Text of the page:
The term “rogue-like” has been thrown around a lot in recent years. Ever since the release of The Binding of Isaac many games have been described as a “rogue-like,” meaning they contain a combination of permadeath and procedurally generated dungeons. However, whilst the term has been used liberally it’s very rare that a game has truly fit the term.
Rogue, released in 1980, had four unique elements which differentiated it from similar games at the time;
- Permadeath: When you die, you start again from the beginning of the dungeon.
- Procedurally generated dungeons: Every time you start the game a new set of enemy layouts and dungeons are generated from a pool of designed assets.
- Partially randomised item pools: The randomly generated dungeons also contain random loot, meaning each run plays out differently.
- Turn-based/simultaneous movement: Time/turns pass as you more or act, leading to a slow and tactical, yet frantic and punishing experience.
The first three have become staples in the genre alongside action-heavy, punishing gameplay. The forth, however, has only rarely been featured. However, with the release of Crown Trick, this may be about to change.
Crown Trick, developed by NEXT, follows the story of Elle as she delves into the Nightmare Realm to save both it and her own world. Upon entry to the dark and dingy dimension, she meets a magical, talking crown who offers her it’s powers and teaches her about how to navigate the game’s various dungeons. What follows is a glorious romp throughout a dark fantasy (and sometimes even steampunk) setting with tons of imagination and charm and a couple of twists. Without spoiling too much, whilst the adventure begins with a certain baddie as your focus, things quickly spiral and things open up considerably. It’s not the most gripping or original story I’ve ever played, but factoring in the little bits of world building scattered throughout I can easily say I enjoyed it regardless.
It’s billed by the devs as a rogue-like RPG adventure, but I’d argue that it’s more of a strategy rogue-like honestly due to the tactically synchronous turn-based combat. Like in other rogue-likes, you are tasked with traversing a number of dungeons floor-by-floor, fighting enemies and defeating bosses whilst collecting randomised loot. There are, however, a number of unique twists to Crown Trick which set it apart from the usual fare. Everything takes place on a grid with each action affecting a certain area. Elle can use a number of different weapon types, each with a certain range – whether that be two squares ahead, adjacent all around her etc – leading to various combat options. On top of this (and the obvious randomised and varied weapon effects typical of the genre) Elle can use magical powers linked to her equipped “familiar.” These creatures are found and fought as bosses within floors, but following their defeat they can be added to your arsenal. Two can be equipped at once, and each gives Elle two powers to use.
These abilities vary wildly, from flame slinging to minion summoning, and are incredibly useful in combat. Throughout your journey you can also collect other magical items, which allow limited uses of extra defensive and offensive spells. Finally, Elle can teleport (or blink) instantly a limited number of times per room without progressing time. Now, this may seem like a lot of things to throw at the player early on – and I mean, it kind of is – but combined together all of these elements create a graceful and hectic combat system. These aren’t the only mechanics; enemies have both a HP and a break meter, with each hit taking them one step closer to being stunned. By breaking enemies Elle can earn time-limited damage bonuses and recharge her other abilities. I won’t even go into the deep elemental damage (and combo) system, collectable relics, persistent progression between runs (there is some!) or the numerous other systems at play, but the combination of all of this creates a truly unique patchwork. At times it can be a little overwhelming, but when a build starts to come together it’s easy to get lost in the flow and weave of it all.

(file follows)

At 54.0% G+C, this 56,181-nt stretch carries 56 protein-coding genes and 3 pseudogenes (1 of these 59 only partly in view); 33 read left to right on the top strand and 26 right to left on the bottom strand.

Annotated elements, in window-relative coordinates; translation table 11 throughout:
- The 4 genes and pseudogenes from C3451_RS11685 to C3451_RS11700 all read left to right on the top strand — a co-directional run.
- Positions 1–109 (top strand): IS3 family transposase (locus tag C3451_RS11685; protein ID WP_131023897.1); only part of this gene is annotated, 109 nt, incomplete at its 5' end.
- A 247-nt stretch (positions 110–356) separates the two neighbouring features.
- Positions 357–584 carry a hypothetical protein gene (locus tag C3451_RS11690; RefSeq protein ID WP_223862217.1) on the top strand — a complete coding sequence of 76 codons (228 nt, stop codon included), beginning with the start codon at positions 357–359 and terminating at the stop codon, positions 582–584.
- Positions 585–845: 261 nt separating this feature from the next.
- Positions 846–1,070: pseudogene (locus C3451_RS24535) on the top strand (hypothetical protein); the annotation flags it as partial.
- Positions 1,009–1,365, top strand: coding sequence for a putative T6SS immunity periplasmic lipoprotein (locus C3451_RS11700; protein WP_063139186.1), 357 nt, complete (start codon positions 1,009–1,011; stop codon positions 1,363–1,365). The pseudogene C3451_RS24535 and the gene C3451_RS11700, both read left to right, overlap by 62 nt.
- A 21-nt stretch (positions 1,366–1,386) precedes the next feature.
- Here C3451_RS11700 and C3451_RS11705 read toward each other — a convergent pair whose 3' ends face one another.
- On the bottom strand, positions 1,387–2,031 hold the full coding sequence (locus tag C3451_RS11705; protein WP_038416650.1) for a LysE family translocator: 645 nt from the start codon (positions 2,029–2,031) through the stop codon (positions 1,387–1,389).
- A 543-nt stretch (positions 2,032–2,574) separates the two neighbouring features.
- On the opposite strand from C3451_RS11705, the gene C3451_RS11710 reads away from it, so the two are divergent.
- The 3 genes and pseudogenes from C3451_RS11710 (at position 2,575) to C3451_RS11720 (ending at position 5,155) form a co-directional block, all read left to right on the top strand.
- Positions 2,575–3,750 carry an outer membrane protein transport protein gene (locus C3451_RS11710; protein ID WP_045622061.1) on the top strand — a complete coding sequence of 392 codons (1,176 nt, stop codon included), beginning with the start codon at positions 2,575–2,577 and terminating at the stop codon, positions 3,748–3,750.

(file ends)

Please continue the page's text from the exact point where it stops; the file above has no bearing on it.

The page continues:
I mention builds due to the randomisation of items, relics and familiars, but honestly I never felt at the mercy of the dice gods playing Crown Trick. The game successfully skirts the line between luck and skills and the bonuses you earn for playing tactically can make you feel like a golden god. It’s damn satisfying and it kept me coming back for more.
Enemies and dungeons are split between what boils down to four separate tile sets. They’re nicely varied and each fit a strong theme. My favourite theme was the steampunk-styled tileset, and whilst I would have liked to have seen more enemy variety towards the end of the game I wasn’t disappointed in that regard. If anything, I would have liked more end-of-floor boss variety, but I won’t complain as the bosses were all fun and unique in their own way.
The most striking element of Crown Trick is probably the art style. It’s absolutely beautiful from start to finish with as strong an art style as any other rogue-like. You can see the hand-drawn aesthetic for yourself – it’s rough in all the right ways and (as good old Jim Sterling would say) beautifully bleak.
Overall then, what do I think of Crown Trick? Well, it’s rare that I stick with a rogue-like for longer than I have to and I’m still going back, so that says a lot. It feels GOOD to play consistently – even when you fail in the face of the punishing difficulty – and I don’t think I can give it any higher praise than that. If you like rogue-likes, give it a shot – you won’t be disappointed. Even if you don’t usually like them, there may be something here for you to love.
This review is based on the Nintendo Switch version of the game which can be purchased here for £15.99.
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